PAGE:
Evidence suggests the US government wasn’t just aware of the crimes of Operation Condor, but directly involved in them.
For decades, speculation has abounded about just how unintentionally oblivious segments of the US government really were to the Letelier operation specifically. Despite being repeatedly alerted to the DINA agents’ attempts to enter the United States, and its suspicious nature, the CIA did nothing. A mere five days before they killed Letelier, Kissinger backpedaled an order for US ambassadors in a handful of the Condor countries to express the US government’s “deep concerns” over the reported plans of overseas assassination. Earlier that year, Pinochet had personally complained to Kissinger about Letelier’s activities, in a conversation in which Kissinger assured the dictator that “we are sympathetic with what you are trying to do.”
But worse, evidence uncovered by figures like McSherry and Dinges suggest the US government wasn’t just aware of the crimes of Condor, but directly involved in them.
Archival documents show the CIA, FBI, and even US embassies providing intelligence and names of suspects to the Condor governments, with both hemispheres looking into suspects on their home turf at the other’s behest. That included Fuentes, the results of whose interrogation (including the names he gave up) the US embassy in Buenos Aires relayed to Chilean police. Contreras himself later insisted, in court and to reporters, that the CIA had been involved in both the murder of Letelier and Carlos Prats, the former Chilean general blown up in Argentina a year before Condor’s founding, and that he had given the FBI documents proving his claims in 2000.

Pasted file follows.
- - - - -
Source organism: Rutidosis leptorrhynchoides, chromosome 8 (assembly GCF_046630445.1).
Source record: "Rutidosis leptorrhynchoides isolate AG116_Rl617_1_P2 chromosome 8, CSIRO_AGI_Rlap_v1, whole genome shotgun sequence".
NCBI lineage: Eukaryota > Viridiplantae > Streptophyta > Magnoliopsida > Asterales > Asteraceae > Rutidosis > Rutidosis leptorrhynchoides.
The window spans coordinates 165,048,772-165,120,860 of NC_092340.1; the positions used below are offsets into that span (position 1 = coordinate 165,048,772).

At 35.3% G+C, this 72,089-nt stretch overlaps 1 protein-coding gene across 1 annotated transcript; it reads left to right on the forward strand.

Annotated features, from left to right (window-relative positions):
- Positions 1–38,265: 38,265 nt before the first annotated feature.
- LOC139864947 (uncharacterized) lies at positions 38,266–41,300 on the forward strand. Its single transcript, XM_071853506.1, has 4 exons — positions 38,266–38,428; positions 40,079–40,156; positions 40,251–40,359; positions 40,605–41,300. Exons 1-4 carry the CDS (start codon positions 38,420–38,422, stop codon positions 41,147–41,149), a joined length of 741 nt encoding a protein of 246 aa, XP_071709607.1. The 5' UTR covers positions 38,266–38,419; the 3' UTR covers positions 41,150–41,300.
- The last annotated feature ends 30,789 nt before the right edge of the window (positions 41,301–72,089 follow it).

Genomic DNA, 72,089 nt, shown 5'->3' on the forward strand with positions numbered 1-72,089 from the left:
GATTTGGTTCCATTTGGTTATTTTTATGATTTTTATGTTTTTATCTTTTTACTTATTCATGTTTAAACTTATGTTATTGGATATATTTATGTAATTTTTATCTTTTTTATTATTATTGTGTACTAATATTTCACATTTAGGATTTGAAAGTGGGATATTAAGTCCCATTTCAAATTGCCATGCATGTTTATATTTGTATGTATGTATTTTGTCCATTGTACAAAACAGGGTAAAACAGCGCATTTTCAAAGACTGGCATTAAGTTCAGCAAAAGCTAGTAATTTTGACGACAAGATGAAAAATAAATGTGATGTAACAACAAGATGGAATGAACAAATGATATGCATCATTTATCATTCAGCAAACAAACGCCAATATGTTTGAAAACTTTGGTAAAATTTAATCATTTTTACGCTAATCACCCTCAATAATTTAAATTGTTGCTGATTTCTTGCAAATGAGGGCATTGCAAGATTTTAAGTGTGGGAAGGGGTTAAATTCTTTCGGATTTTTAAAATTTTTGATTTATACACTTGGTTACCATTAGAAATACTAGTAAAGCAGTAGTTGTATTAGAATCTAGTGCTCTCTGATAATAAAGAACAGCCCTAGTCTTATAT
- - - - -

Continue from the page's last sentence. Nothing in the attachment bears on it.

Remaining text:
There is strong evidence that US officers played a key role in the 1973 murder of two Americans, journalist Charles Horman and student Frank Teruggi, in the days that followed the coup, and that US intelligence was surveilling them. A 1979 Senate report stated that as early as 1974, the CIA had warned local authorities in France and Portugal about incoming Condor assassinations and discussed setting up a Condor headquarters with DINA in Miami — a move it rejected at the time but proceeded with a few years later with the Argentinians.
McSherry later found yet another damning document, this one a 1978 cable from the then-US ambassador to Paraguay. The cable reported that Condor governments “keep in touch with one another through a US communications installation in the Panama Canal Zone” (“CONDORTEL”), using it to “co-ordinate intelligence information among the Southern cone countries.” This was just two years after Shlaudeman informed Kissinger of the “paranoia” of South American governments, who were increasingly targeting “non-violent dissent from the left and the center left” and “nearly anyone who opposes government policy,” and after the US embassy in Buenos Aires warned Kissinger that Argentinian security forces, in collaboration with neighboring governments, were involved in brutal “excesses . . . often involving innocent people.”